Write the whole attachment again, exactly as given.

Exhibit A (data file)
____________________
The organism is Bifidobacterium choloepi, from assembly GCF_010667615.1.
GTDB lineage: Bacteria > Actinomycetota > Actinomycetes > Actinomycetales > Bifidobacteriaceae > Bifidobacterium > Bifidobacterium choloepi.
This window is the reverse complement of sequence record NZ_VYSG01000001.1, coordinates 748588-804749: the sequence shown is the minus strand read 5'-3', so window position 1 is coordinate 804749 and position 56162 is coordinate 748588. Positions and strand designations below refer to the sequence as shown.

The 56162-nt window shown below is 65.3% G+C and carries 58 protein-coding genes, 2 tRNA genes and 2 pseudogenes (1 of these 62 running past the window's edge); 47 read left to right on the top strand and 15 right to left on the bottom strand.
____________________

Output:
The organism is Bifidobacterium choloepi, from assembly GCF_010667615.1.
GTDB lineage: Bacteria > Actinomycetota > Actinomycetes > Actinomycetales > Bifidobacteriaceae > Bifidobacterium > Bifidobacterium choloepi.
This window is the reverse complement of sequence record NZ_VYSG01000001.1, coordinates 748588-804749: the sequence shown is the minus strand read 5'-3', so window position 1 is coordinate 804749 and position 56162 is coordinate 748588. Positions and strand designations below refer to the sequence as shown.

The 56162-nt window shown below is 65.3% G+C and carries 58 protein-coding genes, 2 tRNA genes and 2 pseudogenes (1 of these 62 running past the window's edge); 47 read left to right on the top strand and 15 right to left on the bottom strand.